Armenia, under Pashinyan’s leadership, has taken a different stance towards its long-standing ally, Russia. Armenia has criticized Russia for what it perceives as inaction in Artashk. Armenia alleges that Russian peacekeepers deployed in Nagorno-Karabakh following the 2020 Karabakh war have not effectively fulfilled their duties and are withdrawing from the region. Pashinyan’s government has shifted its trust towards Western countries, exemplified by the visit of former Senate Speaker Nancy Pelosi last year and a recent joint military exercise between the United States and Armenia. This indicates Armenia’s efforts to forge new alliances.
Furthermore, Armenia has been openly critical of Russia, with Pashinyan consistently voicing anti-Russia sentiments, whether concerning Karabakh or differences within the CSTO regional grouping. Armenia has urged Russia to revoke Article 5 of the CSTO, which pertains to collective security and is analogous to Article 4 of NATO. However, Russia has been reluctant to comply with Armenian demands due to its engagements in Ukraine, as revoking Article 5 would potentially open another front, which is currently challenging for Russia.
Ceasefire between Artashk and Azerbaijan
23 hours before the start of anti-terror operations by Azerbaijan, the Artashk authority finally decided to accept the ceasefire courtesy of the greater military might of Azerbaijan. No signs of external help to Artask, the following were the proposals set by Azerbaijan to Artashk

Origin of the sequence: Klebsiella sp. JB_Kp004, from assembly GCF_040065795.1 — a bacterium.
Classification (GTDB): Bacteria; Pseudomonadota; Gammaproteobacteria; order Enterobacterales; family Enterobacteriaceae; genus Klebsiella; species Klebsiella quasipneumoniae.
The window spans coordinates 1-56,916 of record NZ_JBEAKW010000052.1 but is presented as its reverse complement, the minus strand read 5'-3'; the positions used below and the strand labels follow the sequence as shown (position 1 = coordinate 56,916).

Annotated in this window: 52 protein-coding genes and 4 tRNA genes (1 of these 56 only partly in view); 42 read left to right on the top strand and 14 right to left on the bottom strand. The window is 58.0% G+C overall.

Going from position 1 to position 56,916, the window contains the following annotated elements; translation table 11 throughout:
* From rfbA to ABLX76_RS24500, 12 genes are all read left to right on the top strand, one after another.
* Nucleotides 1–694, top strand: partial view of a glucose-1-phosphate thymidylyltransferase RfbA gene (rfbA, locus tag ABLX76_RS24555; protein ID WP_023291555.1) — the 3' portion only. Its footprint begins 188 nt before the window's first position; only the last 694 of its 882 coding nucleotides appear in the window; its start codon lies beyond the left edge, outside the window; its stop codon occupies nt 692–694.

- Armenian militias and armed formations located in the Nagorno-Karabakh region lay down their weapons;
- They leave their combat positions and military posts and completely disarm and leave the territory of Azerbaijan;
- Illegal militias are disbanded;
- At the same time, all weapons and heavy equipment are surrendered;
- The realization of these processes is ensured in coordination with Russian peacekeepers.
Artashk has decided to accept all the requests by Azerbaijan and this would mean that the territory of Artashk would be taken by Azerbaijani authority.
In conclusion, the recent ceasefire agreement, accepted by Artashk in the face of overwhelming Azerbaijani military strength and a lack of external support, marks a significant development. The terms proposed by Azerbaijan entail a disarmament and withdrawal of Armenian militias and the transfer of the region to Azerbaijani authority, all to be coordinated with Russian peacekeepers.
The situation in Artsakh remains fluid as the complex scenario is impacted by geopolitical factors, ethnic tensions, and changing alliances. The resolution of this conflict will likely continue to be a subject of international concern and diplomatic efforts in the days to come.
(The author is a post-graduate student in International Relations at Kalinga University, Raipur. Views and opinions expressed are the author’s own)